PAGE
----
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      #158582 - 08/13/05 12:06 AM

The Eleventh Conference on Retroviruses and Opportunistic Infections in San Francisco opened yesterday with a bang, as a group of investigators from Los Angeles and San Diego provided long-awaited information on the incidence of sexually-acquired superinfection, concluding that, amongst their cohort of 78 recently infected individuals not on therapy, the annual rate of superinfection was 5%.

Superinfection is the re-infection of an HIV-positive person with a slightly different version or strain of HIV. The first documented report of sexually transmitted HIV superinfection emerged in 2002, when Jost and colleagues from the University of Geneva, Switzerland, presented a case study of a 38-year-old gay man who was infected with two different subtypes of HIV on two different occasions more than two-and-a-half years apart.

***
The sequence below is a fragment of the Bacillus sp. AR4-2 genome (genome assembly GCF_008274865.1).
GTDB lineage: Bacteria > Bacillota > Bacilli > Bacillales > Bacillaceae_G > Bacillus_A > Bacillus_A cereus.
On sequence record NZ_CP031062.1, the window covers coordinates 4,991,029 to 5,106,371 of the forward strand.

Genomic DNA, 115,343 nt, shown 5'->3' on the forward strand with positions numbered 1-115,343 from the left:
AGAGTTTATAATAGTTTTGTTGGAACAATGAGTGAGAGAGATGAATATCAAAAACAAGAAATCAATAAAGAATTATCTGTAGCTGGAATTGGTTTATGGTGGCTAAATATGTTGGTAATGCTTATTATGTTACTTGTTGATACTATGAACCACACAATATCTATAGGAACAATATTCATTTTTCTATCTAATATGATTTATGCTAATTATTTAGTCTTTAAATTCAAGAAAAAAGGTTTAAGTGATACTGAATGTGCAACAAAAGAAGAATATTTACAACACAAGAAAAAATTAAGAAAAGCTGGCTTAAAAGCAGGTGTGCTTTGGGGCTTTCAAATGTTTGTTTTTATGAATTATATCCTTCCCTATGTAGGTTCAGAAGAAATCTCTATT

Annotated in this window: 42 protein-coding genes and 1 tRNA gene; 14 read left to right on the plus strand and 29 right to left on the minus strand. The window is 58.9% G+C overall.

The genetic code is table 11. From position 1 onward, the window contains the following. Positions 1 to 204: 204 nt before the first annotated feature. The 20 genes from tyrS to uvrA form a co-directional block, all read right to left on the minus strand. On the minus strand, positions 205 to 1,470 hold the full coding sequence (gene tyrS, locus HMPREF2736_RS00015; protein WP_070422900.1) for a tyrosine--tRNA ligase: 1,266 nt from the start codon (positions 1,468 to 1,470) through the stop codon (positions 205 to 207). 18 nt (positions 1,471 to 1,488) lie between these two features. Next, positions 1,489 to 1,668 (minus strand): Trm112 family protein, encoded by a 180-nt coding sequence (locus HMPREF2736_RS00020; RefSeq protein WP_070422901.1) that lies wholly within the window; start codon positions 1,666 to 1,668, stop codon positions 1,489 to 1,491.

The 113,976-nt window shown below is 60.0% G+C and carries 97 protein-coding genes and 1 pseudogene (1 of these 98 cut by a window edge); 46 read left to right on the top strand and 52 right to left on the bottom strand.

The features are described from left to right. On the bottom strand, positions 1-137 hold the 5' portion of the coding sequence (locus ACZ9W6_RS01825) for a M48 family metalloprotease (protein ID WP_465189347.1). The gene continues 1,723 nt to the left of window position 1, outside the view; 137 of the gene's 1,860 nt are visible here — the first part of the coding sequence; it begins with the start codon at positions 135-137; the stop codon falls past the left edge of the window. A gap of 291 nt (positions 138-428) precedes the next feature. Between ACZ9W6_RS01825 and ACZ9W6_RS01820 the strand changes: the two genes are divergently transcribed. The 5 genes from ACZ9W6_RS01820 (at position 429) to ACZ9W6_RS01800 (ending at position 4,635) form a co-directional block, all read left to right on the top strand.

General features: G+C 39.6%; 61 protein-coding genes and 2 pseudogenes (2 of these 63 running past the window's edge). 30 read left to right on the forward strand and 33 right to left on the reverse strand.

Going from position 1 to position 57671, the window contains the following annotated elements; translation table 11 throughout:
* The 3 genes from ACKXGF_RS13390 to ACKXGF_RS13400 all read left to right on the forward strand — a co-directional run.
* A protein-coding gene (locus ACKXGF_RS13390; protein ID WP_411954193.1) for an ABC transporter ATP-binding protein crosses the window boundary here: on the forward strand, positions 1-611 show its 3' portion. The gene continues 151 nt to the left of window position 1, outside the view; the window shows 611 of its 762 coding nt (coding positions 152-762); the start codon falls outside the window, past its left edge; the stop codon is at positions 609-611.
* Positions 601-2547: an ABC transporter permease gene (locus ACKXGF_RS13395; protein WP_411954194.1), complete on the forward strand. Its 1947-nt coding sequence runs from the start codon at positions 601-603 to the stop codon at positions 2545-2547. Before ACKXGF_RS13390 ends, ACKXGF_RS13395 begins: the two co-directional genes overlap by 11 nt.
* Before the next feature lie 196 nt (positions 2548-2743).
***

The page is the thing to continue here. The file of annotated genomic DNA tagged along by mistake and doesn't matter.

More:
Bruce Walker and colleagues at Harvard Medical School reported the first case of sexual superinfection within the same subtype later that year. Since then, a series of case reports have documented that infection with a second strain of HIV is definitely possible, under certain circumstances, but until now there had been no data regarding how often this occurs.

Smith and colleagues retrospectively analysed blood plasma samples from 78 individuals – the majority of whom (90%) were gay men – who were enrolled in the San Diego and Los Angeles Acute HIV Infection and Early Disease Research Programmes between December 1997 and June 2003, and looked for independent clusters of the pol gene. When superinfection was suspected, they rigourously tested the samples using four different lines of molecular investigation: clonal (V3) and dye-primer (pol) sequencing, and length polymorphism analysis (V1-2 and V4-5).